What’s one trend that excites you?

I am really excited that people are finally moving away from worrying about weight lost according to the weighing scale and really trying to eat better and get fitter for their health and their life. I like to jokingly and lovingly call it – more sanity, less vanity!

What is one habit of yours that makes you more productive as an entrepreneur?

It’s hard to pick one so here’s my top 3:

1. Early mornings
2. Yoga practice
3. The willingness to be flexible – sometimes I will take the afternoon off because I am in a slump, do something fun like read a book, get a massage, meet a friend for coffee and then work through late evenings

What advice would you give your younger self?

You will have moments where you feel like an imposter. It’s okay – continue doing what you do anyway. Don’t be afraid to ask for help. Don’t be afraid to say no. It gets better, then it gets worse, then it gets a lot worse, then it will get a lot better and then it might move in a different direction. You can’t always predict how things go. What you can do is show up, be authentic and do what you need to do. You will always want to do yourself one better – that’s good, it’s a sign of growth.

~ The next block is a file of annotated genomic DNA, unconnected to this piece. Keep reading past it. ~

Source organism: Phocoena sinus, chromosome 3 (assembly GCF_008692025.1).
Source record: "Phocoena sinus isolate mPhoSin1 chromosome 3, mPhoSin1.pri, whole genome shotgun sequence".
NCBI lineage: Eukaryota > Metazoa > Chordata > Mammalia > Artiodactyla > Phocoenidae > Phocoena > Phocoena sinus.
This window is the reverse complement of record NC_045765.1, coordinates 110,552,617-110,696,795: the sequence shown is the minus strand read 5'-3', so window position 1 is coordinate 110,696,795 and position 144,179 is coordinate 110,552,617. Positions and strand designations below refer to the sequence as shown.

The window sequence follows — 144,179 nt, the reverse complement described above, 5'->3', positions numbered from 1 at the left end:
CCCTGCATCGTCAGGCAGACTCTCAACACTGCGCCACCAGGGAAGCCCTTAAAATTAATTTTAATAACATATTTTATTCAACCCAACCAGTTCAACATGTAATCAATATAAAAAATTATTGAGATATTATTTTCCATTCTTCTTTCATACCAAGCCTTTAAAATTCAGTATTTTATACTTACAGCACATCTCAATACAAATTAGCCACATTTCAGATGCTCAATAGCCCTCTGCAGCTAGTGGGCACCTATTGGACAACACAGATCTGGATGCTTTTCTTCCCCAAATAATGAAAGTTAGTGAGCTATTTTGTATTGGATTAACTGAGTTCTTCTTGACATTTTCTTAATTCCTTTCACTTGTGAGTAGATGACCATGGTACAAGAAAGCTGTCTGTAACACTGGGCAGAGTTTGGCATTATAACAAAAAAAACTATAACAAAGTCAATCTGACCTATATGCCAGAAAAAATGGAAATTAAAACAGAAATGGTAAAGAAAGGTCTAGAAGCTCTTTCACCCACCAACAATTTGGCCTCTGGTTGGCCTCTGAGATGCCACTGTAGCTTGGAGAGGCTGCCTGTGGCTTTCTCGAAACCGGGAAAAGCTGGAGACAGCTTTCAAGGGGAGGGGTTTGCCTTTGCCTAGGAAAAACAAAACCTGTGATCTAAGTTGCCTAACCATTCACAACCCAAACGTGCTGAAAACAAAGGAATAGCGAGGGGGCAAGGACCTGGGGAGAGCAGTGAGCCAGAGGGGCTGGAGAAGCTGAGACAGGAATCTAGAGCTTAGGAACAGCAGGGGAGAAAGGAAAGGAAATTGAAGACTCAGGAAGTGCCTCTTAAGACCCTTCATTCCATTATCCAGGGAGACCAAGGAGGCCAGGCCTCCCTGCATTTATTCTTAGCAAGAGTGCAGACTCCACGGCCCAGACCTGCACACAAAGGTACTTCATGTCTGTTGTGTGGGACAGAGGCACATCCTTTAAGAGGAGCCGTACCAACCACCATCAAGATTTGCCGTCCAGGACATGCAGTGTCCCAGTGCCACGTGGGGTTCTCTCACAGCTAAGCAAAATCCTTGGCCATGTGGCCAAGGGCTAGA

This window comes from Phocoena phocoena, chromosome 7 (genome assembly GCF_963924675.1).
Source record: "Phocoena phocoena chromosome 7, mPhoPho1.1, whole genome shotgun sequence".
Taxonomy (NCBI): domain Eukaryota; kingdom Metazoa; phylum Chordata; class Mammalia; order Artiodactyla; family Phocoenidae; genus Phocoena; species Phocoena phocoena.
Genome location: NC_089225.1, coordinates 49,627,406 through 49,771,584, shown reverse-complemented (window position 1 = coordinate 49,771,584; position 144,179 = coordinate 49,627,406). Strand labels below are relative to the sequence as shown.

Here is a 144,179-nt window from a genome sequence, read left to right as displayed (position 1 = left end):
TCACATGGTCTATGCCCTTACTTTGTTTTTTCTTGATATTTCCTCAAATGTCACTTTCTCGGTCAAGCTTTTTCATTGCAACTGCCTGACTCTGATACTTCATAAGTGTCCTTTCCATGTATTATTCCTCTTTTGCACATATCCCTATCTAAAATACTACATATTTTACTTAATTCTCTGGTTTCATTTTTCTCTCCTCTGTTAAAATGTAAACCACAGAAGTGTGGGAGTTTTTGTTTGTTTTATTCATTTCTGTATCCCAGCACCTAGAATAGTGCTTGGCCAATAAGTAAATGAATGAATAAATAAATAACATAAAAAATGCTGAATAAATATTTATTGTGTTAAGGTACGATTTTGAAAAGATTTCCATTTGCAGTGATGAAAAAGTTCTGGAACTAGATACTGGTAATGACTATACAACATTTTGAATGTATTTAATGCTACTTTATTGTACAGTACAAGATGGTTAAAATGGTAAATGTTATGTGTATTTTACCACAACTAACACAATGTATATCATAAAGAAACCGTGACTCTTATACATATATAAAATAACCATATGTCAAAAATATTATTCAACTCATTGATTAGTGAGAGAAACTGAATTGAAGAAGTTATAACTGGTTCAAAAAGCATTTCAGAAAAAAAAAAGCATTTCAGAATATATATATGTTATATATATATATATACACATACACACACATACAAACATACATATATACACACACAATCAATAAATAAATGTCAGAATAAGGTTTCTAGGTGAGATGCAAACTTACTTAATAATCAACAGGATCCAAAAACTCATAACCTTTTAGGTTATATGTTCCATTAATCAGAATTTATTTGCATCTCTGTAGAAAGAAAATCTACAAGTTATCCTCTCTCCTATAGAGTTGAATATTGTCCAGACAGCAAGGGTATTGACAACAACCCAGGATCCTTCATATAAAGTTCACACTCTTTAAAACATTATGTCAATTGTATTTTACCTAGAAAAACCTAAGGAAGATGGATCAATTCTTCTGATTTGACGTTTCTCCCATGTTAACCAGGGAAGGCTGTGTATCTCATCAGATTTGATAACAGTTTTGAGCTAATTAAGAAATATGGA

Tell us something that’s true that almost nobody agrees with you on.

Taking daily showers is not good for you because it kills the natural bacteria in your body.
Closer to my profession, complex carbohydrates are good for you! They are a macronutrient which your body needs for several functions. A blanket ban will leave you irritable and with many nutrient deficiencies.

As an entrepreneur, what is the one thing you do over and over and recommend everyone else do?

Make mistakes, fail, try again.

What is one strategy that has helped you grow your business?

Getting out there in front of real people and talking about what I do. Giving my 110% to each patient has also helped build trust and goodwill and has bought in referrals without me having to ask for them.

What is one failure you had as an entrepreneur, and how did you overcome it?

Just like most entrepreneurs, I have probably had more than 50 failures. My favourite failure probably has to be when it dawned on me that the only thing I am really doing is working with patients and counselling them. Even though it’s what I have always wanted to do – I realised that a single source of revenue is a dangerous proposition. This pushed me to build a second company with a co-founder and more recently, motivated me to build an online course.